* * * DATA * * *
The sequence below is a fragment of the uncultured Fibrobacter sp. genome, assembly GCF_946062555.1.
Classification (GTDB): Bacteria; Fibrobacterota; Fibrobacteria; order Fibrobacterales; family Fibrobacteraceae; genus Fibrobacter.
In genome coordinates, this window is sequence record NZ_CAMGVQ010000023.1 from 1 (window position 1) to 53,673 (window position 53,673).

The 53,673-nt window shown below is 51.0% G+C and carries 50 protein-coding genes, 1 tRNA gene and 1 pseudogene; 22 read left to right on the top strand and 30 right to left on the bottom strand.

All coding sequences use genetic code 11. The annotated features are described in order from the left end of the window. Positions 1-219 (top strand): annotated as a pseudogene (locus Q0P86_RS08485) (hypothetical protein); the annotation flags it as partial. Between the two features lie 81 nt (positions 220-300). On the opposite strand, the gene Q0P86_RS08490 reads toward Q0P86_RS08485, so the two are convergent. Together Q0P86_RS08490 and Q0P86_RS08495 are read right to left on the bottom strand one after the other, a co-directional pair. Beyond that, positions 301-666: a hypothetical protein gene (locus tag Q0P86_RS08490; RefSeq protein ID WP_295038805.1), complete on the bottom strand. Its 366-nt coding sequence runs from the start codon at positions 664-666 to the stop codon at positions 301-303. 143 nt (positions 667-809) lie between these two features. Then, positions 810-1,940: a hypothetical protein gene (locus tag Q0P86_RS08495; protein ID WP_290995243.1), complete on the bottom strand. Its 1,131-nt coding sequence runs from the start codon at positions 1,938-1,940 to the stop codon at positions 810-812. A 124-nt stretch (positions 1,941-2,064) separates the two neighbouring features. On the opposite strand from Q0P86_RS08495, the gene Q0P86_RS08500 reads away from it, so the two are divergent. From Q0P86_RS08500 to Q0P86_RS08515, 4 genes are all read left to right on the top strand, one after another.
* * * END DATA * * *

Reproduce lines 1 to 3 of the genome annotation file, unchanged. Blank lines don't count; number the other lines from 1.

The sequence below is a fragment of the uncultured Fibrobacter sp. genome, assembly GCF_946062555.1.
Classification (GTDB): Bacteria; Fibrobacterota; Fibrobacteria; order Fibrobacterales; family Fibrobacteraceae; genus Fibrobacter.
In genome coordinates, this window is sequence record NZ_CAMGVQ010000023.1 from 1 (window position 1) to 53,673 (window position 53,673).